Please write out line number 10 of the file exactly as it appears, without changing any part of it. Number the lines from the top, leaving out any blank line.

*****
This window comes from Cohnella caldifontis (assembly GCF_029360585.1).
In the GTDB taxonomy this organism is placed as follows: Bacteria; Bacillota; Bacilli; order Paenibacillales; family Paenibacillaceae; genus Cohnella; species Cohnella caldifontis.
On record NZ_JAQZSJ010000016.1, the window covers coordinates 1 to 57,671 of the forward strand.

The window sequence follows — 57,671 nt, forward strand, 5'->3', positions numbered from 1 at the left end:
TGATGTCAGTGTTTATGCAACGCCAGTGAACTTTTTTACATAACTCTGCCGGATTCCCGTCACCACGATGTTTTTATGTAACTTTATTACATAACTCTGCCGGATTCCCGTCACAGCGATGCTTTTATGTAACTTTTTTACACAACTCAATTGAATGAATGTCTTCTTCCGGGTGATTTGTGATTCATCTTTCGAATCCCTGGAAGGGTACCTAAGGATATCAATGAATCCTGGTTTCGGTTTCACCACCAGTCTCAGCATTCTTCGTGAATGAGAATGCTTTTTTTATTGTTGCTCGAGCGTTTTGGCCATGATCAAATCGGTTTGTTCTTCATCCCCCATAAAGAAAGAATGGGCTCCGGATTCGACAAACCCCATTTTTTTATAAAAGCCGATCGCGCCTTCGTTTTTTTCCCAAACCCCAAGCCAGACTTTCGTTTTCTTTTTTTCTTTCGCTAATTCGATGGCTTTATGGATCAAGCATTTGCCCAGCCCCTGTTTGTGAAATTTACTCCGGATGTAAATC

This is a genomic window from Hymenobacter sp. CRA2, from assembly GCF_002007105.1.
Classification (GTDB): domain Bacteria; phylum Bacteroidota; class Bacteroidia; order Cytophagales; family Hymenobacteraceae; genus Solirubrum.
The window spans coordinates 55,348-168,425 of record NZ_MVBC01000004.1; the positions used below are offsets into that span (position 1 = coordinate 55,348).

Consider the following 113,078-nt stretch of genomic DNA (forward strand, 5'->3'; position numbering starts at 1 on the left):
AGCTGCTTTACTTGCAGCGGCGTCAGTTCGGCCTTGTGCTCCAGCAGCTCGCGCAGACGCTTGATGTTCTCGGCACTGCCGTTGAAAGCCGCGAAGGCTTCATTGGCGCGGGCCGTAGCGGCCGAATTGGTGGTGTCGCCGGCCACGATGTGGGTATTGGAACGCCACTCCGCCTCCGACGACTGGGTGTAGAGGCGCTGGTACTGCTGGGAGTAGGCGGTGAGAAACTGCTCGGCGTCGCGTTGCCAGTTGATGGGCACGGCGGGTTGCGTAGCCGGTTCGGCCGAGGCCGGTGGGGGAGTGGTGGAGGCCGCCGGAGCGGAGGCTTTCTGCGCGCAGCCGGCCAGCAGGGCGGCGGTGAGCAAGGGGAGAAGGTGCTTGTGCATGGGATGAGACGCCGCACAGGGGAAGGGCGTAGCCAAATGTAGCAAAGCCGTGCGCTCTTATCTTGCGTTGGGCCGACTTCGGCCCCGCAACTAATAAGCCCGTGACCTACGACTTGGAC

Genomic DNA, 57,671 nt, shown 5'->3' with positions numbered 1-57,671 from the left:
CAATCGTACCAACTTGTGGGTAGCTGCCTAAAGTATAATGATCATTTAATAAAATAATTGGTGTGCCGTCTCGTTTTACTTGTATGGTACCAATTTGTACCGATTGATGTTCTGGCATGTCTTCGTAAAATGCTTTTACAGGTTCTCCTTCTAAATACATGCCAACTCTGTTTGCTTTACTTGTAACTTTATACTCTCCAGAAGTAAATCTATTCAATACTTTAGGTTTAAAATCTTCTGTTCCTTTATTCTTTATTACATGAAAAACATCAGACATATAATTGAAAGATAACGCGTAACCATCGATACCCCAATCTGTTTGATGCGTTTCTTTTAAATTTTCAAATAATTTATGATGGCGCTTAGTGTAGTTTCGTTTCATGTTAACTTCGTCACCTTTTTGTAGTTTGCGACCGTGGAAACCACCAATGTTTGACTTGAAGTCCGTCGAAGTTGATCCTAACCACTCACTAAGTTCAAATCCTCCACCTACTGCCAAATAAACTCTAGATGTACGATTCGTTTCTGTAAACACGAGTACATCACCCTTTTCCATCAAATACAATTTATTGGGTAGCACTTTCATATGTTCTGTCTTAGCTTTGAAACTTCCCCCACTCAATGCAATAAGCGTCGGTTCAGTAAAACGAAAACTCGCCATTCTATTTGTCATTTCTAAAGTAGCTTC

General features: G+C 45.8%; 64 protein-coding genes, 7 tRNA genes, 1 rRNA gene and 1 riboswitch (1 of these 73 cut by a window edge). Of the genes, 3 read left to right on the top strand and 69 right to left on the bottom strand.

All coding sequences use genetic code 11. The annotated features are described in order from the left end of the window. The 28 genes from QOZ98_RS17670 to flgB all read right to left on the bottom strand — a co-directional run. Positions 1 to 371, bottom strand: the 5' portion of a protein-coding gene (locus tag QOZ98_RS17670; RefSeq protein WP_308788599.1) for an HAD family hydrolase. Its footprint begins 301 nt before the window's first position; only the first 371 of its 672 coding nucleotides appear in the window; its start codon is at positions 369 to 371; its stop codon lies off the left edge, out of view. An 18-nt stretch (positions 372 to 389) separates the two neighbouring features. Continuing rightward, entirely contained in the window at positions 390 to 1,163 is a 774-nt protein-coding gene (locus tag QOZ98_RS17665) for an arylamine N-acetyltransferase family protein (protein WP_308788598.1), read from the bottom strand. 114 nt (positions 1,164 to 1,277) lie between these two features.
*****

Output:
AGCTGCTTTACTTGCAGCGGCGTCAGTTCGGCCTTGTGCTCCAGCAGCTCGCGCAGACGCTTGATGTTCTCGGCACTGCCGTTGAAAGCCGCGAAGGCTTCATTGGCGCGGGCCGTAGCGGCCGAATTGGTGGTGTCGCCGGCCACGATGTGGGTATTGGAACGCCACTCCGCCTCCGACGACTGGGTGTAGAGGCGCTGGTACTGCTGGGAGTAGGCGGTGAGAAACTGCTCGGCGTCGCGTTGCCAGTTGATGGGCACGGCGGGTTGCGTAGCCGGTTCGGCCGAGGCCGGTGGGGGAGTGGTGGAGGCCGCCGGAGCGGAGGCTTTCTGCGCGCAGCCGGCCAGCAGGGCGGCGGTGAGCAAGGGGAGAAGGTGCTTGTGCATGGGATGAGACGCCGCACAGGGGAAGGGCGTAGCCAAATGTAGCAAAGCCGTGCGCTCTTATCTTGCGTTGGGCCGACTTCGGCCCCGCAACTAATAAGCCCGTGACCTACGACTTGGAC